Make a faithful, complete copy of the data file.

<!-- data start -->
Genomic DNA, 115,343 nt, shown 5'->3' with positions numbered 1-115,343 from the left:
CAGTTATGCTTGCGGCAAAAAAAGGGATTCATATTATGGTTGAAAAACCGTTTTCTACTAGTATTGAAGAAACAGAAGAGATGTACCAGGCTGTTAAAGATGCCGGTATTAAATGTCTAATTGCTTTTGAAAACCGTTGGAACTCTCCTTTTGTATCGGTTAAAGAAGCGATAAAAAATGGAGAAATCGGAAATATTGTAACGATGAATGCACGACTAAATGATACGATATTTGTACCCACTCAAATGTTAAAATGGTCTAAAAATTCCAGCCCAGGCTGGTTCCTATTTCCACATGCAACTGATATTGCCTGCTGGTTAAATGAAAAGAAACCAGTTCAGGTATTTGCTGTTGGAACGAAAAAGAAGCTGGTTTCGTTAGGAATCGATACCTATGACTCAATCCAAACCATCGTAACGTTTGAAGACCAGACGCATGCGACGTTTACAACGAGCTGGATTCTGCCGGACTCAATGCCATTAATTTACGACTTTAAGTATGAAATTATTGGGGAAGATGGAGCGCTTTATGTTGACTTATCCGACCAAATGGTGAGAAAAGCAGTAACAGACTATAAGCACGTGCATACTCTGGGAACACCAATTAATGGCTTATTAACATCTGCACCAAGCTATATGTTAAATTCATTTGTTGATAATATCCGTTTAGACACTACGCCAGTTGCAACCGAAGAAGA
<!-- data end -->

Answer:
Genomic DNA, 115,343 nt, shown 5'->3' with positions numbered 1-115,343 from the left:
CAGTTATGCTTGCGGCAAAAAAAGGGATTCATATTATGGTTGAAAAACCGTTTTCTACTAGTATTGAAGAAACAGAAGAGATGTACCAGGCTGTTAAAGATGCCGGTATTAAATGTCTAATTGCTTTTGAAAACCGTTGGAACTCTCCTTTTGTATCGGTTAAAGAAGCGATAAAAAATGGAGAAATCGGAAATATTGTAACGATGAATGCACGACTAAATGATACGATATTTGTACCCACTCAAATGTTAAAATGGTCTAAAAATTCCAGCCCAGGCTGGTTCCTATTTCCACATGCAACTGATATTGCCTGCTGGTTAAATGAAAAGAAACCAGTTCAGGTATTTGCTGTTGGAACGAAAAAGAAGCTGGTTTCGTTAGGAATCGATACCTATGACTCAATCCAAACCATCGTAACGTTTGAAGACCAGACGCATGCGACGTTTACAACGAGCTGGATTCTGCCGGACTCAATGCCATTAATTTACGACTTTAAGTATGAAATTATTGGGGAAGATGGAGCGCTTTATGTTGACTTATCCGACCAAATGGTGAGAAAAGCAGTAACAGACTATAAGCACGTGCATACTCTGGGAACACCAATTAATGGCTTATTAACATCTGCACCAAGCTATATGTTAAATTCATTTGTTGATAATATCCGTTTAGACACTACGCCAGTTGCAACCGAAGAAGA